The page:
Friday, June 09, 2006
Weeks Not Months
The most recent proposal offered terms shockingly similar to those agreed to by North Korea early in the Clinton years. Republicans have routinely criticized that proposal and the Clinton administration for North Korea's failure to comply with the terms of the agreement. Charles R. Smith of the right-wing outlet NewsMax.com referred to the North Korea agreement as a "soft-line appeasement policy."
If a similar proposal was characterized in such a way when the Clinton administration offered it to the North Koreans, why would the Republicans in the Bush administration offer a similar one today to the Iranians? The chief reason is that the administration knows that we do not currently have the military capacity to, if necessary, enter into a third simultaneous war of disarmament against Iran. Our military is stretched too thin with operations in Afghanistan and Iraq, neither of which appear likely to end any time soon. In fact, more troops are scheduled to be sent to Afghanistan in the very near future.
I have written previously of our tense and difficult relations with Iran. Those many words can be summarized into a simple truth: the most important step that Iran can take at this time to promote its long-term security is to continue forward with the development of nuclear technology. The news programs speak of "carrot and stick" proposals from the U.S. and her European allies, but there is no proposal as of yet discussed that offers the same kind of long-term security to the current regime in Iran as developing a nuclear weapon. Until we have come up with a proposal that offers the same or better long-term security, we should not expect to come to an agreement.
If Iran develops a nuclear weapon, it has become more insulated against external pressures. Not by a little bit either, but by many, many orders of magnitude. A nuclear Iran is an Iran which cannot be bullied by other countries and forced into a position of weakness or subservience. A nuclear Iran may choose its own destiny in the world. But a nuclear Iran is also a potential danger to its neighbors, and it should be that--and only that--which we should work to avoid. If we negotiate with any other goal, we will not be successful.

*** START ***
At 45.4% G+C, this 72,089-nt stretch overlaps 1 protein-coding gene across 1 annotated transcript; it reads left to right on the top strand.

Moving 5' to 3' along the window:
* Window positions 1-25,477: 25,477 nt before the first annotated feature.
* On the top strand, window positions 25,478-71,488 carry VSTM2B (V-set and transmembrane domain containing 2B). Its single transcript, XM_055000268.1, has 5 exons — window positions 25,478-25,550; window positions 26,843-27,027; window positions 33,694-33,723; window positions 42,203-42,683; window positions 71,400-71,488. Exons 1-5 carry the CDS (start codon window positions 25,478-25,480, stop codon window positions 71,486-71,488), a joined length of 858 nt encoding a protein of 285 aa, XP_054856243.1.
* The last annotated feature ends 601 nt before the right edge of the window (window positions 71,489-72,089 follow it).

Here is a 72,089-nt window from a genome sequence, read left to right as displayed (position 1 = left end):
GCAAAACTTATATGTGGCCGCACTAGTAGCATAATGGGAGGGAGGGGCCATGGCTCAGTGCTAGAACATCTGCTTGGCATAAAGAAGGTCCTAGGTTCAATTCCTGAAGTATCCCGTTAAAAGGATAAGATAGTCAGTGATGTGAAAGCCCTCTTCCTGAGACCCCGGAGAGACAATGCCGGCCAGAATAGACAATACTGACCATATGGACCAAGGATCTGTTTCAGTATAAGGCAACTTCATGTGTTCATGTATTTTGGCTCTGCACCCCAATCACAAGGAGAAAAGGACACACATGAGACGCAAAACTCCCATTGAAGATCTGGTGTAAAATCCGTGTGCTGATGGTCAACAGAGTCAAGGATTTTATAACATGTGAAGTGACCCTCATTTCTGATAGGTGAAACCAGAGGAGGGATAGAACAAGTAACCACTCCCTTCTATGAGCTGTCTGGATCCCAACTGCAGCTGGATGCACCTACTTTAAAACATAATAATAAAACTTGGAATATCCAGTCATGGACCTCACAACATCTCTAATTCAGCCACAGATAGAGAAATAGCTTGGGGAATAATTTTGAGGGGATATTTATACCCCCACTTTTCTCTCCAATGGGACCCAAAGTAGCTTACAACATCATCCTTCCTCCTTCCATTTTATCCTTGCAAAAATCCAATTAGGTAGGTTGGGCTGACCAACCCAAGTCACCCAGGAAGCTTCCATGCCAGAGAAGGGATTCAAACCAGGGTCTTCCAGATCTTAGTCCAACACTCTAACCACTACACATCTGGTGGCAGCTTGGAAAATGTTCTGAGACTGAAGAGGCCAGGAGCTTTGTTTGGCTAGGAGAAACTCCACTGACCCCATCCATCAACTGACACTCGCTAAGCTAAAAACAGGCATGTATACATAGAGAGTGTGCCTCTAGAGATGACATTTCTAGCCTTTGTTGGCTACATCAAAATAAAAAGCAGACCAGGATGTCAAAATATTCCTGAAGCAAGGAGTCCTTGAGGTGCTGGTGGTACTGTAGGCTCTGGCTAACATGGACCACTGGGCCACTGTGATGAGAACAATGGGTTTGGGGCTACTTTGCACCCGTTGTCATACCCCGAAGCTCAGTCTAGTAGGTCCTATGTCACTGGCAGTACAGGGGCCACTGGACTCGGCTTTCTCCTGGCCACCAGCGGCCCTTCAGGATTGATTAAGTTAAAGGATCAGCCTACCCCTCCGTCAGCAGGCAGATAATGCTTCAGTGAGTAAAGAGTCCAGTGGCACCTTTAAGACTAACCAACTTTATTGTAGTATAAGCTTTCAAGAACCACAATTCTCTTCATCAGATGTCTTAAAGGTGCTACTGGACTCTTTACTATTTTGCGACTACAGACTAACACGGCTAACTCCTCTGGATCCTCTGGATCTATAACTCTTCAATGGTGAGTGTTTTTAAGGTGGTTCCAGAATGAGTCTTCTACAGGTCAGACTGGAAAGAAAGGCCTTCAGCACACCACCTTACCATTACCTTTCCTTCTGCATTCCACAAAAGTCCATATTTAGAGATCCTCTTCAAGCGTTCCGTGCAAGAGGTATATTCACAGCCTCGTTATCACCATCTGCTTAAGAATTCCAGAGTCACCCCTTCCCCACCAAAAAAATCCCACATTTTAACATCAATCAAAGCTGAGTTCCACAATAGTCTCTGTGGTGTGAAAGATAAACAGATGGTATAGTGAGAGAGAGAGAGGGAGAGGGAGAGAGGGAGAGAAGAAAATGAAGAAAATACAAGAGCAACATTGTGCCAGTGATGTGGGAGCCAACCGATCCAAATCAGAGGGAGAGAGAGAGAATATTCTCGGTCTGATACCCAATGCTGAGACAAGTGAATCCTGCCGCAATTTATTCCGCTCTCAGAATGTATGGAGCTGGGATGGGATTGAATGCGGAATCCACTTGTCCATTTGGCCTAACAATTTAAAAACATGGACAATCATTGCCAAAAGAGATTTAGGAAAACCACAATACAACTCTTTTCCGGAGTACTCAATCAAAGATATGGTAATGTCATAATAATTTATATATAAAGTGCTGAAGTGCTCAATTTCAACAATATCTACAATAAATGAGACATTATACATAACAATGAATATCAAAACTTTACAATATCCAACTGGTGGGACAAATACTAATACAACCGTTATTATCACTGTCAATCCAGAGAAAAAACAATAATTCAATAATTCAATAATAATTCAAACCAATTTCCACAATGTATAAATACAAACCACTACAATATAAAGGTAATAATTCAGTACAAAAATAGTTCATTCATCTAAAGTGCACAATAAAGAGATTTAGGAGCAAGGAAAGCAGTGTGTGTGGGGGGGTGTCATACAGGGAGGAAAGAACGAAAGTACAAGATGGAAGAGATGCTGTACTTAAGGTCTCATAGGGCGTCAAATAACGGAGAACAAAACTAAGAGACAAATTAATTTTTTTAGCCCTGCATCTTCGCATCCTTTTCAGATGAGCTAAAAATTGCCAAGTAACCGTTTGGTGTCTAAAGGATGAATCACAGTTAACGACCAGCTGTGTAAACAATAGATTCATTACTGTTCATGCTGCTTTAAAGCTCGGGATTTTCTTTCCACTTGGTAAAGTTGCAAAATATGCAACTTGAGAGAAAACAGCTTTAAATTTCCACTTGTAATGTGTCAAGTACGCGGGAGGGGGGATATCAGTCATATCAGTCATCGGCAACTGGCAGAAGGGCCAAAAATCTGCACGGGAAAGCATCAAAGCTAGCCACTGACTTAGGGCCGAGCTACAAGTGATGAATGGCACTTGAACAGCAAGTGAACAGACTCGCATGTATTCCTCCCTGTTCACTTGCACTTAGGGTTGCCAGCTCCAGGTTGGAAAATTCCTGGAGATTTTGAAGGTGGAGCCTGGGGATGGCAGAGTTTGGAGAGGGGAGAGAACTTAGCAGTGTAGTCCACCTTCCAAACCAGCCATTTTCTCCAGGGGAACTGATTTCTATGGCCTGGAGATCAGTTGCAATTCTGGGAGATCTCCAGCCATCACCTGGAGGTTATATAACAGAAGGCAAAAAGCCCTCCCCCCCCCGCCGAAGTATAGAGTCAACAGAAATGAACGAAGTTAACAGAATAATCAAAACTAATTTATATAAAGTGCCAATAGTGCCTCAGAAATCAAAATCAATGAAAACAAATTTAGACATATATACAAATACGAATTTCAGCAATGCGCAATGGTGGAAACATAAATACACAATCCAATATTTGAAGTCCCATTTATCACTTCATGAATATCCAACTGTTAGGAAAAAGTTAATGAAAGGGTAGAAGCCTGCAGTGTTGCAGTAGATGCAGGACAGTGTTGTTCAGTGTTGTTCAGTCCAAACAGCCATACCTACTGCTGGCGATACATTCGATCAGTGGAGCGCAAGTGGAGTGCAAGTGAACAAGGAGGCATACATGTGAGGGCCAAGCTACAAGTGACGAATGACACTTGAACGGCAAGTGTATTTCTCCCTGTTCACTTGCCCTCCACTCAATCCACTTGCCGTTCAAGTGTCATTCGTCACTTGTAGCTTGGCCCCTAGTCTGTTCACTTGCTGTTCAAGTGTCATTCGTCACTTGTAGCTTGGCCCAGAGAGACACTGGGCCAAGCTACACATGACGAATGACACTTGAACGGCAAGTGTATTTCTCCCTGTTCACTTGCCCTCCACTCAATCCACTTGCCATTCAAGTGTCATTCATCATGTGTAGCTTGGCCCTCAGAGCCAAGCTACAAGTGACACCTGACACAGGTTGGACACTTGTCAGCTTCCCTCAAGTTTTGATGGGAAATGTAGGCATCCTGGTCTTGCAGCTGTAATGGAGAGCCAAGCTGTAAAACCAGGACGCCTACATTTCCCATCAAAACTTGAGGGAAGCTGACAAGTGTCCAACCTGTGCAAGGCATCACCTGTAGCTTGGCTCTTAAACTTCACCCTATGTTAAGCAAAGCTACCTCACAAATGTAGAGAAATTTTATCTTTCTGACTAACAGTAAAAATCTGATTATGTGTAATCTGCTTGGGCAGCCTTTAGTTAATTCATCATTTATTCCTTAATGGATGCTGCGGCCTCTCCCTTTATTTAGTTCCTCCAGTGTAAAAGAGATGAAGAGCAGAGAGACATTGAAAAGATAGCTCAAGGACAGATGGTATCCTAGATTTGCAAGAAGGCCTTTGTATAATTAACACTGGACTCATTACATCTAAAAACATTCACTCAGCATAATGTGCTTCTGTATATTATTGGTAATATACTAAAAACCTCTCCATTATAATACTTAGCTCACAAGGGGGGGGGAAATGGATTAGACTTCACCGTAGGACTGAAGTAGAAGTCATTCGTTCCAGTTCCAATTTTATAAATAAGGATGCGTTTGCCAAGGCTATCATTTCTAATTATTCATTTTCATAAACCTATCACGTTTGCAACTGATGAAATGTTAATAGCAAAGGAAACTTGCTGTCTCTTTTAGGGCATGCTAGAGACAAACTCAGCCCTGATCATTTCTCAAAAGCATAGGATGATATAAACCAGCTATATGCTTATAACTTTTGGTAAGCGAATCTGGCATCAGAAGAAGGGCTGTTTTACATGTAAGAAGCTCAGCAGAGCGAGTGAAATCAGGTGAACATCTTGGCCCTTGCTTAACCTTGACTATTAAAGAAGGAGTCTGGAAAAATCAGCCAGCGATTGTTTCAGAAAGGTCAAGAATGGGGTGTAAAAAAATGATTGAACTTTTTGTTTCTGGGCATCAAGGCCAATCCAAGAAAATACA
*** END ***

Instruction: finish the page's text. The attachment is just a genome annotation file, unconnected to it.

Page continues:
While there is reason for concern, there is not reason for panic. As Agence France-Presse reported this morning, "[t]he quality of enriched uranium being produced in April was appropriate for nuclear reactor fuel and was not the highly-enriched variety needed to make weapons." It appears at this time that Iran is developing nuclear technology for energy purposes. But the knowledge is there to develop nuclear technology for weapons purposes.
The truth is that without extremely invasive inspection rules, which Iran will almost certainly reject, we will never be able to ensure that Iran is not developing a nuclear weapon. Even if Iran accepted a proposal under which the U.S. supplied Iran with nuclear technology in exchange for ceasing enrichment, underground programs could still result in the enrichment of weapons-grade uranium. The best plan for ensuring our safety is to use diplomacy and trade to bring Iran into the international community. We must treat Iran the same way we treat countries like Pakistan, another nuclear power with an Islamic population. Rarely do we hear clamoring for military operations in Pakistan to disarm the country; in fact, we consider them to be an ally.
We must demand that, in exchange for access to the international community, Iran cease to fund and support terrorist organizations. While there is a considerable amount of fear regarding Iranian president Mahmoud Ahmadinejad, he is not truly in charge of that country. The moment he steps too far or gets too far out of line, the ruling clerics will rein him in or completely isolate him.
Ahmadinejad is not a dictator; he is an elected leader. There will be new elected leaders after him, potentially more extreme or potentially more moderate. Ahmadinejad voters told reporters in 2005 that they voted for him because it was a "slap in the face to America." His challenger was far more receptive to new, improved relations with the United States, but we were not listening. In fact, the Pentagon, in post-Operation Iraqi Freedom bravado, mused about potential military operations against the Iranian government.
Is it any surprise that Iran, after being brushed off by the United States for many years, decided to take matters into its own hands to ensure its security and that it would be respected by other countries in the world? We surely listen now when Iran has something to say. It took Ahmadinejad and a nuclear program to do it, though. There is a lesson to be learned from this.